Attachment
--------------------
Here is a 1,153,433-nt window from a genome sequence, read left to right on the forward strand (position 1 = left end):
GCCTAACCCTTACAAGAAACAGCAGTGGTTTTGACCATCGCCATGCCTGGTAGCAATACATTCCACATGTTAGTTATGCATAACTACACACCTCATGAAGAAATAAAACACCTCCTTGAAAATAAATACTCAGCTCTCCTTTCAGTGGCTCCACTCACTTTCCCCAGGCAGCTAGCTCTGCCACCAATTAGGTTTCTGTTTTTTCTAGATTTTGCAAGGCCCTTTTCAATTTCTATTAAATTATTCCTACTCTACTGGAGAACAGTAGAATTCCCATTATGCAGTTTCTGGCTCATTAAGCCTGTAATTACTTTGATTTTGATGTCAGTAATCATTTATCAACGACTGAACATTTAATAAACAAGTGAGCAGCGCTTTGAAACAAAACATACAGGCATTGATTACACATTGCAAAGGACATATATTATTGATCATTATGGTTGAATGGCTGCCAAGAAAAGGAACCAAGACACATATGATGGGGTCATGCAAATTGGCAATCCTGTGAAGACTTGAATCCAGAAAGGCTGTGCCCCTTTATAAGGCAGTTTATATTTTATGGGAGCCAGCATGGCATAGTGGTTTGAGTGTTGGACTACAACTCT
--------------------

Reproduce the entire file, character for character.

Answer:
Here is a 1,153,433-nt window from a genome sequence, read left to right on the forward strand (position 1 = left end):
GCCTAACCCTTACAAGAAACAGCAGTGGTTTTGACCATCGCCATGCCTGGTAGCAATACATTCCACATGTTAGTTATGCATAACTACACACCTCATGAAGAAATAAAACACCTCCTTGAAAATAAATACTCAGCTCTCCTTTCAGTGGCTCCACTCACTTTCCCCAGGCAGCTAGCTCTGCCACCAATTAGGTTTCTGTTTTTTCTAGATTTTGCAAGGCCCTTTTCAATTTCTATTAAATTATTCCTACTCTACTGGAGAACAGTAGAATTCCCATTATGCAGTTTCTGGCTCATTAAGCCTGTAATTACTTTGATTTTGATGTCAGTAATCATTTATCAACGACTGAACATTTAATAAACAAGTGAGCAGCGCTTTGAAACAAAACATACAGGCATTGATTACACATTGCAAAGGACATATATTATTGATCATTATGGTTGAATGGCTGCCAAGAAAAGGAACCAAGACACATATGATGGGGTCATGCAAATTGGCAATCCTGTGAAGACTTGAATCCAGAAAGGCTGTGCCCCTTTATAAGGCAGTTTATATTTTATGGGAGCCAGCATGGCATAGTGGTTTGAGTGTTGGACTACAACTCT